The woman who overcame addiction and shared her insights with the medical professionals, also found the experience rewarding. 

We respect her request to remain anonymous and are grateful that she has decided to share her story with TBR News Media. For the rest of this article, we shall refer to her as “Claire.” 

Faith, hope and charity

“I told the doctors that recovery has nothing to do with science,” Claire said. “They just looked at me.”

Claire was addicted to drugs and alcohol for seven years and went to rehab 10 times over the course of five years. 

“I did some crazy things, I jumped out of a car while it was moving,” Claire said, shaking her head in profound disbelief.

She leapt from the vehicle, she said, the moment she learned that her family was on their way to a rehab facility. Fortunately, she was unharmed and has now been off pain pills and drugs for close to six years. She no longer drinks alcohol.

“Yes, it is possible to recover from addiction,” Claire said. 

People with addiction issues feel empty inside, Claire explained, while gently planting her fist in her sternum. She said that once her counselor convinced her to pray for help and guidance, she was able to recover.

“Somehow praying opens you up,” she said. 

Claire was raised Catholic and attended Catholic high school but says that she’s not a religious person. 

“I said to my counselor, “How do I pray, if I don’t believe or know if there’s a God?” 

She came to terms with her spirituality by appreciating the awe of nature. She now prays regularly. Recovery, she said, is miraculous.

Alcoholics Anonymous’ 12-step regimen, first published in 1939 in the post-Depression era, outlines coping strategies for better managing life. Claire swears by the “big book,” as it’s commonly called. She carefully read the first 165 pages with a counselor and has highlighted passages that taught her how to overcome addictions to opioids and alcohol. Being honest, foregoing selfishness, praying regularly and finding ways to help others have become reliable sources of her strength.

Spirituality is the common thread Claire finds among the many people she now knows who have recovered from addiction.

The traditional methods of Alcohol Anonymous are helping people overcome addiction to opioids.

Medication-assisted therapy

Personally, Claire recommends abstinence over treating addiction medically with prescription drugs such as buprenorphine. The drug, approved by the U.S. Food & Drug Administration since 2002, is a slow-release opioid that suppresses symptoms of withdrawal. When combined with behavior therapy, the federal government recommends it as treatment for addiction. Medication alone, though, is not viewed as sufficient. The ultimate goal of medication-assisted therapy, as described on the U.S. Department of Health & Human Services website on the topic, is a holistic approach to full recovery, which includes the ability to live a self-directed life.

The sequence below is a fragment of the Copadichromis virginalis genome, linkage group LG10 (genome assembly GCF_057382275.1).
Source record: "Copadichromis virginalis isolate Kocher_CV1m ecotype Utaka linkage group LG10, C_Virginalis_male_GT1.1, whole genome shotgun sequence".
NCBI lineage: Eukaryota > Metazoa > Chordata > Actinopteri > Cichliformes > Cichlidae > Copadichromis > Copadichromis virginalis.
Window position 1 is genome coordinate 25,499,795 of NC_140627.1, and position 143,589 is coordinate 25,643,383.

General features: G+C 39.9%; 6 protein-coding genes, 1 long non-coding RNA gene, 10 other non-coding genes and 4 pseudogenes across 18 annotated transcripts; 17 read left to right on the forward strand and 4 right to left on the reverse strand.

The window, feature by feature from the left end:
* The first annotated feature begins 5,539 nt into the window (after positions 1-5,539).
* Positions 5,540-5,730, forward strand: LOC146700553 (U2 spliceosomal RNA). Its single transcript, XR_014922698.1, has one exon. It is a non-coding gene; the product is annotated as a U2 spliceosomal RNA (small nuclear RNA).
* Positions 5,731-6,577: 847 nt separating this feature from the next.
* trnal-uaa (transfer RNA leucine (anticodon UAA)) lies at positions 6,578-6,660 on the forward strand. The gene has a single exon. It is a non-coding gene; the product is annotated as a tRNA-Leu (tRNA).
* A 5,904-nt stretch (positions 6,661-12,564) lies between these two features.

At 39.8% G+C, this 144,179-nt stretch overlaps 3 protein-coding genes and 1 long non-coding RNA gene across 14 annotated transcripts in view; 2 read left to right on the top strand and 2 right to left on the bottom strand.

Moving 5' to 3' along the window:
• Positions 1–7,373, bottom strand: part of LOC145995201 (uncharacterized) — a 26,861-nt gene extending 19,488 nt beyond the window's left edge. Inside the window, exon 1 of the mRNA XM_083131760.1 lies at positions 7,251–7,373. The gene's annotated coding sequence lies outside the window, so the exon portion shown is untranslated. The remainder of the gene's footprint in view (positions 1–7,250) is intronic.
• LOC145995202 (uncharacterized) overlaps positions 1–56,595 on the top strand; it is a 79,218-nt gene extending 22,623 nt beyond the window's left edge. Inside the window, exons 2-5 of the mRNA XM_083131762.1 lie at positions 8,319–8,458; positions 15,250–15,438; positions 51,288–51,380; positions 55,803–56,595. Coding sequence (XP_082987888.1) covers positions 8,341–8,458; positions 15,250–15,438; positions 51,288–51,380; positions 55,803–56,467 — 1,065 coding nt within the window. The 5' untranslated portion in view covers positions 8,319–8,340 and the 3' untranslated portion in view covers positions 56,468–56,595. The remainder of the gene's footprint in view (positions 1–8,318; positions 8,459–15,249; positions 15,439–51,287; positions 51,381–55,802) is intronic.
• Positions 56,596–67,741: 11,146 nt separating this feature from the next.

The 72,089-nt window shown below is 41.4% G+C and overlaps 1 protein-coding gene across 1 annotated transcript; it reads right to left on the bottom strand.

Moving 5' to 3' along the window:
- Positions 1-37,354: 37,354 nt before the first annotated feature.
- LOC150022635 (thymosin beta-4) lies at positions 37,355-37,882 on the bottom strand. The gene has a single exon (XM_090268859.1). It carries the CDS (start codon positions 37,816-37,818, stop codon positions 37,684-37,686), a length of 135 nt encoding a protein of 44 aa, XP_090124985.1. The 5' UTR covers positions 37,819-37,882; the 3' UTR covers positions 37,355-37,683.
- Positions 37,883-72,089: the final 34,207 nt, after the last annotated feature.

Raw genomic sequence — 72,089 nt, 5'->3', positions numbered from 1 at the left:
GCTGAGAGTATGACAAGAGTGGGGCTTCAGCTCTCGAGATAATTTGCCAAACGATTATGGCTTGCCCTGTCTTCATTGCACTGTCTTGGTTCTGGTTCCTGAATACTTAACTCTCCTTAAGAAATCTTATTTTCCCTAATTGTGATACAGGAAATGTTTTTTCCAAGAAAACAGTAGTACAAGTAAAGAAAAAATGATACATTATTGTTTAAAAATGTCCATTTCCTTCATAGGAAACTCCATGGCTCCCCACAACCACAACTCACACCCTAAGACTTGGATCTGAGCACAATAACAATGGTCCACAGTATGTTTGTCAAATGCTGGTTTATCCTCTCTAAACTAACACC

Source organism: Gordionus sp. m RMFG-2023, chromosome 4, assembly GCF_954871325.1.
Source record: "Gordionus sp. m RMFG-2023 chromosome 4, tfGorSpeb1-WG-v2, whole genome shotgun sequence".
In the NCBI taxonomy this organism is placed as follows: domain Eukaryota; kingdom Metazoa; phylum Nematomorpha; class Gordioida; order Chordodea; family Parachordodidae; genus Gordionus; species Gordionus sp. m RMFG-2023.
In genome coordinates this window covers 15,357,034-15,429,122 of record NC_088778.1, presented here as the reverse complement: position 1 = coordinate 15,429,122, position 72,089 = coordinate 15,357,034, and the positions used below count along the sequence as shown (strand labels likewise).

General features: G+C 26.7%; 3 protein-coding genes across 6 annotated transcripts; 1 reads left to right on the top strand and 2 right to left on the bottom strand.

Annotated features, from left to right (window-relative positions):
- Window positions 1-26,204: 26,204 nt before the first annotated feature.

“Medication-assisted therapy should not be discounted,” Strano-Paul said. “It improves the outcome and enables people to hold jobs and addresses criminal behavior tendencies.”

While the assistant dean is not involved with that aspect of the curriculum, the topic is covered somewhat in the clerkship phase of medical education during sessions on pain management and when medical students are involved in more advanced work in the medical training, she said. 

The field, though, is specialized.

The federal government requires additional certification before a medical practitioner can prescribe buprenorphine. Once certified, doctors and their medical offices are further restricted to initially prescribe the medicine to only 30 patients annually. Critics say no other medications have government-mandated patient limits on lifesaving treatment. 

The Substance Abuse and Mental Health Services Administration, a division of the U.S. Department of Health & Human Services, considers the therapy to be “misunderstood” and “greatly underused.” 

In New York state, 111,391 medical practitioners are registered with the U.S. Drug Enforcement Administration to prescribe opioids and narcotics. Only 6,908 New York practitioners to date are permitted to prescribe opioids for addiction treatment as at Aug. 31.